(80S) that proceeds to protein synthesis. Alternatively,
certain mRNAs have the capacity to use another form
of translation initiation that does not involve the cap
nucleotide analog, but rather relies on internal ribosome
entry sites (IRESs) (79). Translation initiation by IRES
involves a mechanism in which translation of specific
mRNAs is carried out using non-coding RNA se-
quences/structures that substitute the 50cap and some
eIFs. This alternative mechanism for translation initiation
is particularly important under circumstances where
cap-dependent translation is compromised, such as cell
stress, growth, differentiation, mitosis, apoptosis or viral
infection. Both translation initiation mechanisms are
Nucleic Acids Research, 2012,Vol.40, No. 114729
influenced by 50-UTR RNA structural elements, including
G-quadruplex structures (Figure 2).
50-UTR RNA G-quadruplexes in cap-dependent
Several studies have demonstrated that thermodynamic-
ally stable RNA hairpin structures in the 50-UTRs of
mRNAs can impair eukaryotic cap-dependent translation
by compromising the assembly of the translation initiation
machinery at the 50cap of the mRNA and/or by perturb-
ing its scanning process toward an AUG translation start
codon (80–83). However, the variety of RNA structures
may be substantially broader than stem–loop formation,
and could involve a wide range of non-Watson–Crick
hydrogen bonding interactions, including Hoogsteen
pairing between guanine bases that lead to the formation
of G-quadruplex structures. Given that folded RNA
under near physiological
suggests that they are likely to form in vivo.
In 2001, Moine and co-workers provided a first glimpse
of the potential of an intramolecular 50-UTR RNA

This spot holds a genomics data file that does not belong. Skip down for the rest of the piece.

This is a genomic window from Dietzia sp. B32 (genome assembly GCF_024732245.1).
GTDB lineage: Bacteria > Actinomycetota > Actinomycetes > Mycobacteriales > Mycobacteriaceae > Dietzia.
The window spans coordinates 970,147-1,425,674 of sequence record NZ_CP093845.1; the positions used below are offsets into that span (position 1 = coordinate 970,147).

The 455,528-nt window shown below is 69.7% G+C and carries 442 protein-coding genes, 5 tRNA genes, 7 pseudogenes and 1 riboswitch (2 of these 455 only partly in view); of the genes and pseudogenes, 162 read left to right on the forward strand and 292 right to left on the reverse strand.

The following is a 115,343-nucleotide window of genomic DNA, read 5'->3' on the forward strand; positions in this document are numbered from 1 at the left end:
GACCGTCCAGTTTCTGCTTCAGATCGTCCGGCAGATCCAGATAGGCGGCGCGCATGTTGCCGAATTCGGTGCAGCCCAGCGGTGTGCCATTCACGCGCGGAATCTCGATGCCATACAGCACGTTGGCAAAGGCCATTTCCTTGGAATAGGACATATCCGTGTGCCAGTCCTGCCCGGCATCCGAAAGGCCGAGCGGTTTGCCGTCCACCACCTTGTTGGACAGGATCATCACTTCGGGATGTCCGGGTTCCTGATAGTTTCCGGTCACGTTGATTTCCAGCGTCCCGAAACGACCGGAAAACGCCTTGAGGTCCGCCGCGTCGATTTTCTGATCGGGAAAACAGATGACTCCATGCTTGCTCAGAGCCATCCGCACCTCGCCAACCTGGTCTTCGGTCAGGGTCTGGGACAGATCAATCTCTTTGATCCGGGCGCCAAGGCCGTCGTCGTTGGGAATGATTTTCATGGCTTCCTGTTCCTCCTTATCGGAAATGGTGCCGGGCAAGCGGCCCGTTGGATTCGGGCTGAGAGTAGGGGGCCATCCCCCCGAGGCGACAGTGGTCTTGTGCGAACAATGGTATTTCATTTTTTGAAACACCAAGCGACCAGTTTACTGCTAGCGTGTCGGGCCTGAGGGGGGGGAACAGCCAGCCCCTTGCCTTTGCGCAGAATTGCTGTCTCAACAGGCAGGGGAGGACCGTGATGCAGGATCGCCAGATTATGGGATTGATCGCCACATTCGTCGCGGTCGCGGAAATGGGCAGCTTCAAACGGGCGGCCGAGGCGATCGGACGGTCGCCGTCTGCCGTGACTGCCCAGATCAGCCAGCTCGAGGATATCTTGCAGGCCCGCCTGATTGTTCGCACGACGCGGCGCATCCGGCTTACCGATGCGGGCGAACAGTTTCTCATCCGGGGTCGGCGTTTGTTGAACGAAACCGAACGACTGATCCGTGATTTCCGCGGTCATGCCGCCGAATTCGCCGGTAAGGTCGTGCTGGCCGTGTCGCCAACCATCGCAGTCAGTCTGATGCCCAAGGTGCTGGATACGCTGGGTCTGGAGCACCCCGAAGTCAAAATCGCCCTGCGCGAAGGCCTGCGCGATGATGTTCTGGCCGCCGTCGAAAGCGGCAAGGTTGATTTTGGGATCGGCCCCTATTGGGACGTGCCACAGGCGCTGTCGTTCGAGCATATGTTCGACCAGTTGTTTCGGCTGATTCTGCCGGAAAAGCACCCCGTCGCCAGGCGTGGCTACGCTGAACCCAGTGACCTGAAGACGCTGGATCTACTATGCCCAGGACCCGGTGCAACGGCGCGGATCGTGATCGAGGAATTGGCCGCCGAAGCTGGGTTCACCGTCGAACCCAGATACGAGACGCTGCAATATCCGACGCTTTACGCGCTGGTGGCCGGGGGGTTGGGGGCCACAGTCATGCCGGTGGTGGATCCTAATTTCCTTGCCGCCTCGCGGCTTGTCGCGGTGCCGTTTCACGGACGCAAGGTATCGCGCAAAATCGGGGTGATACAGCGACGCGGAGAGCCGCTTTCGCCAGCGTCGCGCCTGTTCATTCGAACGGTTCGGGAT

G-quadruplexes to influence translation efficiency. They
identified a 35-nt RNA G-quadruplex structure, as
determined by footprinting experiments, within the
RGG-coding region of the FMRP as a specific binding
site for the FMRP protein to its own mRNA (39).
When this sequence was inserted in the 50-UTR of a
luciferase reporter mRNA, this resulted in a 1.5-fold
decrease in in vitro translation efficiency as compared to
control mRNAs, either lacking or containing an incom-
plete G-quadruplex sequence.
Subsequently, in 2007, we reported the presence of an
RNA G-quadruplex-forming sequence naturally occurring
in the 254-nt 50-UTR of the p21 GTPase encoding human
NRAS mRNA (73). This motif is conserved, in both its
sequence and its position relative to the translation start
site, across the 50-UTRs of human, chimpanzee, macaque,
mouse, rat and dog NRAS genes. Using CD spectroscopy
and UV-melting experiments, we demonstrated that the
18-nt G-rich sequence folded into a RNA G-quadruplex
in vitro. We then inserted the NRAS 50-UTR in front of
the Firefly luciferase reporter gene and directly down-
stream of a minimal T7 promoter in a plasmid vector,
and generated control constructs that either lacked the
PQS or contained mutations that disrupt G-quadruplex
mRNAs in rabbit reticulocyte lysates revealed that the
RNA G-quadruplex structure in its natural context
within the NRAS 50-UTR inhibits translation by ?80%
(73). This result suggested that native RNA G-quadruplex
structures in 50-UTRs could act as regulatory elements of
In a following publication, the same year, Wieland and
Hartig (84) provided evidence consistent with RNA
G-quadruplex formation in bacteria. Using artificial ra-
tionally designed G-rich elements introduced adjacent to
the Shine–Dalgarno sequence of a GFP reporter gene,
they demonstrated that sequences with potential to fold
into four-stranded structures inhibited gene expression in
Escherichia coli, presumably by abrogating access to the
ribosome binding site. Importantly, the levels of GFP ex-
pression correlated well with the thermal stabilities of the
inserted G-quadruplex structures, and G-quadruplex
structures of moderate stabilities were shown to behave
as thermo-regulators of GFP expression in bacteria.
Although further work is needed to address the existence
and importanceof naturally
quadruplex elements in prokaryotic translation initiation,
these findings suggested that RNA G-quadruplex-forming
sequences could be useful as tools in synthetic biology.
The first demonstration of translation inhibition by
a 50-UTR RNA G-quadruplex in living eukaryotic
cells was published in 2008 (85). The authors investigated
within the 719-nt 50-UTR of the mRNA of the human
Zic-1. UV melting and CD spectroscopy experiments
indicated that this sequence is likely to adopt a
highly stable RNA G-quadruplex structure under near
physiological ionic conditions. Using an established
thein vitro transcribed
Figure 2. Schematic illustration of the possible roles of 50-UTR RNA G-quadruplex formation in cap-dependent and cap-independent regulation of